He said that Inmarsat was confident enough in the new analysis, which it reviewed with Boeing and with a number of independent aviation experts, that the company submitted its findings on Sunday to the Malaysians by way of the British safety agency, the Air Accidents Investigations Bureau.
“What we still can’t say is what happened at the end, when the plane ran out of fuel,” Mr. McLaughlin said. “We have no way of knowing if it dropped from the sky or glided.”
Inmarsat has provided investigators with its estimate of the plane’s coordinates when it emitted the last of the signals, at 8:11 a.m. Malaysian time on March 8. “We are very comfortable with the guidance we have been giving,” he said.
The search for the aircraft’s fuselage and other bulky parts of the jet that probably sank to the bottom of the ocean is likely to be focused within a limited distance from the suspected flight path. But the search for floating debris, which investigators say will offer proof that the jet hit the water, is likely to be increasingly widespread.
Erik van Sebille, an oceanographer at the University of New South Wales who studies and has conducted experiments on the flow of water around Australia, said currents in the southern Indian ocean could scatter floating debris in very different directions.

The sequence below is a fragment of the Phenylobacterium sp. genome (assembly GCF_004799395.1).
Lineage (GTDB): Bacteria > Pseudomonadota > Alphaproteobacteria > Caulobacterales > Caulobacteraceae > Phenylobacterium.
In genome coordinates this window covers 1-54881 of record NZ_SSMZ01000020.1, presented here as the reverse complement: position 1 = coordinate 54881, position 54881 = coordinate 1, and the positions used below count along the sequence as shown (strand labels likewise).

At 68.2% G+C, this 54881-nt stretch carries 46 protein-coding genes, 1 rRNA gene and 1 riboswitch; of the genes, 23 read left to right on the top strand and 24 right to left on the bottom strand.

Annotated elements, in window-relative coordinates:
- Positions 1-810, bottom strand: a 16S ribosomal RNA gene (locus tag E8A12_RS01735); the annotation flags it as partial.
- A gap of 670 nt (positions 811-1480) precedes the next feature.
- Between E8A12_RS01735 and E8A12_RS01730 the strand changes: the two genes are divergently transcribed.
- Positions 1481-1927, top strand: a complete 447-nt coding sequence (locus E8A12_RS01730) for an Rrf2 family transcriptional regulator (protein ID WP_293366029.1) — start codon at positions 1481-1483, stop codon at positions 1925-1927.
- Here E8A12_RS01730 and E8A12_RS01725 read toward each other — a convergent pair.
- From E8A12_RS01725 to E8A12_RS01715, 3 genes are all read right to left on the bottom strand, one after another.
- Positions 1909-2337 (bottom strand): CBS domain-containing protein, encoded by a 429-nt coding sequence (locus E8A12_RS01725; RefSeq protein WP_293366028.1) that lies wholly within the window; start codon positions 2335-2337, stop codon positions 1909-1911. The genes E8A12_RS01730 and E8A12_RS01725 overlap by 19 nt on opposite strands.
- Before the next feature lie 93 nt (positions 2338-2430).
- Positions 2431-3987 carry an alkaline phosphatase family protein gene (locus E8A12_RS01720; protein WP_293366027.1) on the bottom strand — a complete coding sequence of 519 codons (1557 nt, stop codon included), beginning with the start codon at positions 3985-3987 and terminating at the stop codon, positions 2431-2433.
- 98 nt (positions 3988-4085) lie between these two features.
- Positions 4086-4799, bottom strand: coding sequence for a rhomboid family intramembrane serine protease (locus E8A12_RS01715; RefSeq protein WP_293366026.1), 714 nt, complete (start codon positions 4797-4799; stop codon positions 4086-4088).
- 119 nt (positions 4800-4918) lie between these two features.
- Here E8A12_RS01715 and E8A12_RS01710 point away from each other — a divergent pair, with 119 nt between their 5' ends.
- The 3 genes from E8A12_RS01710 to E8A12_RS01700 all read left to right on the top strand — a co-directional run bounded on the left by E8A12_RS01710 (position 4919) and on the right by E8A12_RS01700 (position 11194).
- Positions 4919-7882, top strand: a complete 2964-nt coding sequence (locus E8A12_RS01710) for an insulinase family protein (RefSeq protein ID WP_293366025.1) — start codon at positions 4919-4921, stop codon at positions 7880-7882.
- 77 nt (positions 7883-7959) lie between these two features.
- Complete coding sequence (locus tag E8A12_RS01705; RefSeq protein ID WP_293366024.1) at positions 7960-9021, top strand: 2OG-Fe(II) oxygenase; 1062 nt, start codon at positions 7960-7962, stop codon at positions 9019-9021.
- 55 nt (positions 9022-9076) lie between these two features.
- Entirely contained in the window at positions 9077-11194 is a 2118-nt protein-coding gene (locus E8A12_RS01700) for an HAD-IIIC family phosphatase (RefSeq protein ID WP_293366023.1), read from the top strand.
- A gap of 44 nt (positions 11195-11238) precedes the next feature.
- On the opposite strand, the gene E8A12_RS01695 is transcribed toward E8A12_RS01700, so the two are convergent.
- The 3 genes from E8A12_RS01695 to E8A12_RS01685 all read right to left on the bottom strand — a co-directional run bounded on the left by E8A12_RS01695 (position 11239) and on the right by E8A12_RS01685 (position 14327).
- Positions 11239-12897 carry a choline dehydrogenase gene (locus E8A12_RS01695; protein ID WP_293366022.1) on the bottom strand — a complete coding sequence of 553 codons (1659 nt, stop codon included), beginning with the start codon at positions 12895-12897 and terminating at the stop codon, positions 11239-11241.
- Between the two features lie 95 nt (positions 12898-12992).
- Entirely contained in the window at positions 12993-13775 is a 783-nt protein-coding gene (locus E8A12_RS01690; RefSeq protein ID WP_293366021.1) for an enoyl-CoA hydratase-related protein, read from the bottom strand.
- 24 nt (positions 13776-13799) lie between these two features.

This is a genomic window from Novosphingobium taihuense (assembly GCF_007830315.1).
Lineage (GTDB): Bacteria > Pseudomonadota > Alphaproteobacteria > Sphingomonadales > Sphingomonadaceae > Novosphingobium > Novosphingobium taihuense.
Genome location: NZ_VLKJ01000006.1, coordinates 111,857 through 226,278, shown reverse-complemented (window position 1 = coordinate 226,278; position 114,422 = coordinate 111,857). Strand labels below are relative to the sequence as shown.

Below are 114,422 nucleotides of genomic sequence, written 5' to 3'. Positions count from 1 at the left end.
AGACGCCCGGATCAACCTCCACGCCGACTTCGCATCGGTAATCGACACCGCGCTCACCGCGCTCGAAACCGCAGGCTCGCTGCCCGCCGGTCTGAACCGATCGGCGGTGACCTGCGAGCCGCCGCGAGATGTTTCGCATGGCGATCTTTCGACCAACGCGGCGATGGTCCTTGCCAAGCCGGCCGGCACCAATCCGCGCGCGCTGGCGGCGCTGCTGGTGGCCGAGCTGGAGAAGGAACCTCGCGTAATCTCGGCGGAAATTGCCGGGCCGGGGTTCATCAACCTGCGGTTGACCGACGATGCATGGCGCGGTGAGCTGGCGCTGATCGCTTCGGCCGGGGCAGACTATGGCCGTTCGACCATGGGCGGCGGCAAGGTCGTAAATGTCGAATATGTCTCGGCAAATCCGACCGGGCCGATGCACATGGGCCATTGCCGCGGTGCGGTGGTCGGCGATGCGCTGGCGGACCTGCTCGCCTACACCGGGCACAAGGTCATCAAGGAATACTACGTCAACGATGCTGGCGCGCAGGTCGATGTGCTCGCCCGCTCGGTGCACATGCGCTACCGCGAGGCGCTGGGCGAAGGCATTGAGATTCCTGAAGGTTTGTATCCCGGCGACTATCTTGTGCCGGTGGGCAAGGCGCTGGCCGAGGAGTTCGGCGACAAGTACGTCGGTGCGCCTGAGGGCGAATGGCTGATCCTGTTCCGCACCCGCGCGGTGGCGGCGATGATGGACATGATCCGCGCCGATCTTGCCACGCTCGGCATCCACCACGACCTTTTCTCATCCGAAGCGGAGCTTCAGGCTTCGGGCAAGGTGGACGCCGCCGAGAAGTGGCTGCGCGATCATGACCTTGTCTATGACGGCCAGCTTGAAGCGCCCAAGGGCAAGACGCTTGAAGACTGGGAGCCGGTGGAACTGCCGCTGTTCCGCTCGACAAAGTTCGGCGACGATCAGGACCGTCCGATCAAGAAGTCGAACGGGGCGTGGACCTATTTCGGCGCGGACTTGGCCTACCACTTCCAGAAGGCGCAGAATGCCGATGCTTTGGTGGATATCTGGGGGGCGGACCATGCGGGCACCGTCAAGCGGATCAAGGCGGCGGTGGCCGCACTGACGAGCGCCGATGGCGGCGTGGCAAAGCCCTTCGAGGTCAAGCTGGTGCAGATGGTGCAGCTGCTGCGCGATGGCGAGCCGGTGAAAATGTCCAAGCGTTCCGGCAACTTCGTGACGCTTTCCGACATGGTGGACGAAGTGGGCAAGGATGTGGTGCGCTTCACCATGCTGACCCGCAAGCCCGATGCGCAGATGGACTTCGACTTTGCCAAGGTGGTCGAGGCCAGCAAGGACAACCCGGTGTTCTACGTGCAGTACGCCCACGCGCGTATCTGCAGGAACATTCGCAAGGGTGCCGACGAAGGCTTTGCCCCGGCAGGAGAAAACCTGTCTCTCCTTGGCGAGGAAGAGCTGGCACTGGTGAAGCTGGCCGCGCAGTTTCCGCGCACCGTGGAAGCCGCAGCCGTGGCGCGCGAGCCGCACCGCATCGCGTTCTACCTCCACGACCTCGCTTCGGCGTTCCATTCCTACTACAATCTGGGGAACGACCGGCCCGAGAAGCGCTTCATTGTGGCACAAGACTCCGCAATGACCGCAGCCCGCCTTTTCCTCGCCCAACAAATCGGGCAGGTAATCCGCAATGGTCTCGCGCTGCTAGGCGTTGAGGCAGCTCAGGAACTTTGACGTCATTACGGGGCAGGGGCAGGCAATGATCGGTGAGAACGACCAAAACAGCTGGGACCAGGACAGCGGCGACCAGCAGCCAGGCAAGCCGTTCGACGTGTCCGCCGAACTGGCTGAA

“The whole ocean down there is like a pinball machine,” Dr. van Sebille said. “It is difficult to track or predict where water goes, or do what is really important now, which is to backtrack where water came from.”
Dr. van Sebille described the conditions of the southern Indian Ocean as “extremely hostile,” with large waves, swirling currents and winds that are among the strongest on the planet.
“The longer it takes, the harder it will be to backtrack those pieces of debris,” he said.
Finding the plane’s flight recorders, or black boxes, will be crucial to determining what may have caused the plane’s disappearance. The devices are designed to transmit signals to help searchers locate them, but searchers have only about two weeks left to find them before the devices’ batteries run out.
The United States Pacific Command said on Monday that it would move a Towed Pinger Locator System, capable of locating a black box to a depth of 20,000 feet, into the region. “This movement is simply a prudent effort to pre-position equipment and trained personnel closer to the search area, so that if debris is found, we will be able to respond as quickly as possible, since the battery life of the black box’s pinger is limited,”Cmdr. Chris Budde, a Seventh Fleet operations officer, said in an email statement.